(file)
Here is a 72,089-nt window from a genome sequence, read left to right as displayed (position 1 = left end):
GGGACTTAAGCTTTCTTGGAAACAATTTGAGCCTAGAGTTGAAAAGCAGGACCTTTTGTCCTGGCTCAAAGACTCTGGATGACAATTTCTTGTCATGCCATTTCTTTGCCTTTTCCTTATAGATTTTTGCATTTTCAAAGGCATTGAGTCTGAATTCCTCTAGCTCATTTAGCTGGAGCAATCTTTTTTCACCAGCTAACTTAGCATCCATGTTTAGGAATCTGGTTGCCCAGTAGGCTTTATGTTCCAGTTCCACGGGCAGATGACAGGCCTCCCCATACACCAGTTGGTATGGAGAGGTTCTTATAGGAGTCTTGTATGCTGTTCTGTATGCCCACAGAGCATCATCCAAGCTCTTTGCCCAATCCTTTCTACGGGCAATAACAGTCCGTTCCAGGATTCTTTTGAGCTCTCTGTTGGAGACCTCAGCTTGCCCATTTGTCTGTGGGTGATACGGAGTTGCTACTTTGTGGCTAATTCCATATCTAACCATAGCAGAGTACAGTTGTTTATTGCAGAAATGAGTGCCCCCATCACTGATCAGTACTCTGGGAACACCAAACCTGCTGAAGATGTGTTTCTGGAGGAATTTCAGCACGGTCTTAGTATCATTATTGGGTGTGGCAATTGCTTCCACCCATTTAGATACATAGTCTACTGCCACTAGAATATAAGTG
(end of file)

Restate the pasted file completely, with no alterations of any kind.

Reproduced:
Here is a 72,089-nt window from a genome sequence, read left to right as displayed (position 1 = left end):
GGGACTTAAGCTTTCTTGGAAACAATTTGAGCCTAGAGTTGAAAAGCAGGACCTTTTGTCCTGGCTCAAAGACTCTGGATGACAATTTCTTGTCATGCCATTTCTTTGCCTTTTCCTTATAGATTTTTGCATTTTCAAAGGCATTGAGTCTGAATTCCTCTAGCTCATTTAGCTGGAGCAATCTTTTTTCACCAGCTAACTTAGCATCCATGTTTAGGAATCTGGTTGCCCAGTAGGCTTTATGTTCCAGTTCCACGGGCAGATGACAGGCCTCCCCATACACCAGTTGGTATGGAGAGGTTCTTATAGGAGTCTTGTATGCTGTTCTGTATGCCCACAGAGCATCATCCAAGCTCTTTGCCCAATCCTTTCTACGGGCAATAACAGTCCGTTCCAGGATTCTTTTGAGCTCTCTGTTGGAGACCTCAGCTTGCCCATTTGTCTGTGGGTGATACGGAGTTGCTACTTTGTGGCTAATTCCATATCTAACCATAGCAGAGTACAGTTGTTTATTGCAGAAATGAGTGCCCCCATCACTGATCAGTACTCTGGGAACACCAAACCTGCTGAAGATGTGTTTCTGGAGGAATTTCAGCACGGTCTTAGTATCATTATTGGGTGTGGCAATTGCTTCCACCCATTTAGATACATAGTCTACTGCCACTAGAATATAAGTG